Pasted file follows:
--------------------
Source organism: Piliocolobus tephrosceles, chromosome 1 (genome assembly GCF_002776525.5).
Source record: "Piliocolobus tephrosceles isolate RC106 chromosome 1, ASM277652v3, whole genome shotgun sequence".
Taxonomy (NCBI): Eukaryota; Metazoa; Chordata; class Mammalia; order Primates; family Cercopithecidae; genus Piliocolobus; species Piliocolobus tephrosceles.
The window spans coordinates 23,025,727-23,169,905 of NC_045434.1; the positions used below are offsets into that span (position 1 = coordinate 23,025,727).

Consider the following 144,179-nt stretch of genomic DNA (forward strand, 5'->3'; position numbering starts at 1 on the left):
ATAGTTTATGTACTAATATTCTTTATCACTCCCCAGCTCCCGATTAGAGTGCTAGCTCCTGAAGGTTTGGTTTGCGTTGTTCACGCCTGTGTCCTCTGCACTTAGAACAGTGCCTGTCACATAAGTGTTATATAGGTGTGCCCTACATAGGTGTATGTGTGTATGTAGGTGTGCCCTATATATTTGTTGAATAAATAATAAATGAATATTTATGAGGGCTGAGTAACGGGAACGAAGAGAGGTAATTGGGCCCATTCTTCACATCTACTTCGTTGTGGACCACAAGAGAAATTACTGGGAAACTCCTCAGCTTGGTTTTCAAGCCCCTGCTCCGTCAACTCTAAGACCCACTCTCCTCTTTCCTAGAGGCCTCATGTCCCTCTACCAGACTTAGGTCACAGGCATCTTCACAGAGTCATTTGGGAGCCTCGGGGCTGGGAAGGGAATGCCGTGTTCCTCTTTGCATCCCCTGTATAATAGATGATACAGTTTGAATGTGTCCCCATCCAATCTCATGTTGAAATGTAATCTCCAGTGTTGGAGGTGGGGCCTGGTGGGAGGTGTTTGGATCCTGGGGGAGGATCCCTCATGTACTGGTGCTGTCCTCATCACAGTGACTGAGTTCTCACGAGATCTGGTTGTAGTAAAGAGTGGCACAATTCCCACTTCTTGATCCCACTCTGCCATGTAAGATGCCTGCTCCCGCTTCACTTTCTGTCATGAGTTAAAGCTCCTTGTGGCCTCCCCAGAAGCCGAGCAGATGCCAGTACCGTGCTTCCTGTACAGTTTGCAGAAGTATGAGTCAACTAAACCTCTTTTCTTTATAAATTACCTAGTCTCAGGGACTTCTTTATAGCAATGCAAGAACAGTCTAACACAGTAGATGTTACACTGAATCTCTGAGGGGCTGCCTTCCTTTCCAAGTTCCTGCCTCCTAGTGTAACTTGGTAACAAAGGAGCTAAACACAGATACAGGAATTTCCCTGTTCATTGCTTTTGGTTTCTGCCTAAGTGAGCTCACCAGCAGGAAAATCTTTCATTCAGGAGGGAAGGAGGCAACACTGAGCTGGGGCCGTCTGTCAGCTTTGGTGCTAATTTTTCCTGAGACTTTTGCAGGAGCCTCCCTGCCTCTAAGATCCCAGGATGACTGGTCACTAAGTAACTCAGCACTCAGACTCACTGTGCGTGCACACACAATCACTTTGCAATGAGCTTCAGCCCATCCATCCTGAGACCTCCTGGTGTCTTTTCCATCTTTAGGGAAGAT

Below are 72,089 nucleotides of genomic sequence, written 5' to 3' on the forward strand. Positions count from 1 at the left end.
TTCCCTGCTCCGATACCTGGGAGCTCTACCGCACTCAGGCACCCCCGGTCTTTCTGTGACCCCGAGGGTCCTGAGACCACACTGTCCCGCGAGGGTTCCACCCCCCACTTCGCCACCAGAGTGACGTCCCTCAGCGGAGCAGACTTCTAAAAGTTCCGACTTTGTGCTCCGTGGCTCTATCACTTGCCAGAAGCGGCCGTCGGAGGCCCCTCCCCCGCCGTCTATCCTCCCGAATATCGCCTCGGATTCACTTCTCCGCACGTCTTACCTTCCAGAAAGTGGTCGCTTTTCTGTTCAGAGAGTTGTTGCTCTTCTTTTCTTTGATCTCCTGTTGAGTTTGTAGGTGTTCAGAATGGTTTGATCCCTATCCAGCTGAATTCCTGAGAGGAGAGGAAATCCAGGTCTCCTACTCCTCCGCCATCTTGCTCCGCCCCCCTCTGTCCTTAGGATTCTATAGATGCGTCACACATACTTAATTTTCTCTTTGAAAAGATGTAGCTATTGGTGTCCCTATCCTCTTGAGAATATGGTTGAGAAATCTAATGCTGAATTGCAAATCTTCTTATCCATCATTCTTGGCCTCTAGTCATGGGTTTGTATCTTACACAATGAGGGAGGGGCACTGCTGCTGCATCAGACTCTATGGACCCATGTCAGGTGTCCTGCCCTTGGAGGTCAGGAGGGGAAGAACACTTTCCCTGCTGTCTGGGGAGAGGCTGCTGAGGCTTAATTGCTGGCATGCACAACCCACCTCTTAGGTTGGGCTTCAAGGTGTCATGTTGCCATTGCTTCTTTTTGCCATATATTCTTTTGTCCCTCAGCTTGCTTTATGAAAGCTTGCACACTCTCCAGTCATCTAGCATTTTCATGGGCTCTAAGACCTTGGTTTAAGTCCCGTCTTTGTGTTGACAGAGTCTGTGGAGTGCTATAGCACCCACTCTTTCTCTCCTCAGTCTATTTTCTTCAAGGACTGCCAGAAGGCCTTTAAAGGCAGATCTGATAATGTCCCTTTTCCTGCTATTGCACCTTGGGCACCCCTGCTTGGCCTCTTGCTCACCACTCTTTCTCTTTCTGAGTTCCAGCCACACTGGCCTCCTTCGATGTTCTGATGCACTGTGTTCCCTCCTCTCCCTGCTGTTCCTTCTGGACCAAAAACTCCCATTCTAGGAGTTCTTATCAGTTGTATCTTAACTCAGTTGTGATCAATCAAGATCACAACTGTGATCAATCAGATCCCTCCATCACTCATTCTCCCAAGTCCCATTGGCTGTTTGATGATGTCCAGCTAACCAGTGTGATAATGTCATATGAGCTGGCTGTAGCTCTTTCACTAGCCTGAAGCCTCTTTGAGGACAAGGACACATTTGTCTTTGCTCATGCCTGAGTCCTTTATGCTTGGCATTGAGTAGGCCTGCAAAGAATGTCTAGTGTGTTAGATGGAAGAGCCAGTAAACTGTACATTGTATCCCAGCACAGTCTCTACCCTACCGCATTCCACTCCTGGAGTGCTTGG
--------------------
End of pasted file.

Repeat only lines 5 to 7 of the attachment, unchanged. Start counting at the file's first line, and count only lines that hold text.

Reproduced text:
Consider the following 144,179-nt stretch of genomic DNA (forward strand, 5'->3'; position numbering starts at 1 on the left):
ATAGTTTATGTACTAATATTCTTTATCACTCCCCAGCTCCCGATTAGAGTGCTAGCTCCTGAAGGTTTGGTTTGCGTTGTTCACGCCTGTGTCCTCTGCACTTAGAACAGTGCCTGTCACATAAGTGTTATATAGGTGTGCCCTACATAGGTGTATGTGTGTATGTAGGTGTGCCCTATATATTTGTTGAATAAATAATAAATGAATATTTATGAGGGCTGAGTAACGGGAACGAAGAGAGGTAATTGGGCCCATTCTTCACATCTACTTCGTTGTGGACCACAAGAGAAATTACTGGGAAACTCCTCAGCTTGGTTTTCAAGCCCCTGCTCCGTCAACTCTAAGACCCACTCTCCTCTTTCCTAGAGGCCTCATGTCCCTCTACCAGACTTAGGTCACAGGCATCTTCACAGAGTCATTTGGGAGCCTCGGGGCTGGGAAGGGAATGCCGTGTTCCTCTTTGCATCCCCTGTATAATAGATGATACAGTTTGAATGTGTCCCCATCCAATCTCATGTTGAAATGTAATCTCCAGTGTTGGAGGTGGGGCCTGGTGGGAGGTGTTTGGATCCTGGGGGAGGATCCCTCATGTACTGGTGCTGTCCTCATCACAGTGACTGAGTTCTCACGAGATCTGGTTGTAGTAAAGAGTGGCACAATTCCCACTTCTTGATCCCACTCTGCCATGTAAGATGCCTGCTCCCGCTTCACTTTCTGTCATGAGTTAAAGCTCCTTGTGGCCTCCCCAGAAGCCGAGCAGATGCCAGTACCGTGCTTCCTGTACAGTTTGCAGAAGTATGAGTCAACTAAACCTCTTTTCTTTATAAATTACCTAGTCTCAGGGACTTCTTTATAGCAATGCAAGAACAGTCTAACACAGTAGATGTTACACTGAATCTCTGAGGGGCTGCCTTCCTTTCCAAGTTCCTGCCTCCTAGTGTAACTTGGTAACAAAGGAGCTAAACACAGATACAGGAATTTCCCTGTTCATTGCTTTTGGTTTCTGCCTAAGTGAGCTCACCAGCAGGAAAATCTTTCATTCAGGAGGGAAGGAGGCAACACTGAGCTGGGGCCGTCTGTCAGCTTTGGTGCTAATTTTTCCTGAGACTTTTGCAGGAGCCTCCCTGCCTCTAAGATCCCAGGATGACTGGTCACTAAGTAACTCAGCACTCAGACTCACTGTGCGTGCACACACAATCACTTTGCAATGAGCTTCAGCCCATCCATCCTGAGACCTCCTGGTGTCTTTTCCATCTTTAGGGAAGAT

Below are 72,089 nucleotides of genomic sequence, written 5' to 3' on the forward strand. Positions count from 1 at the left end.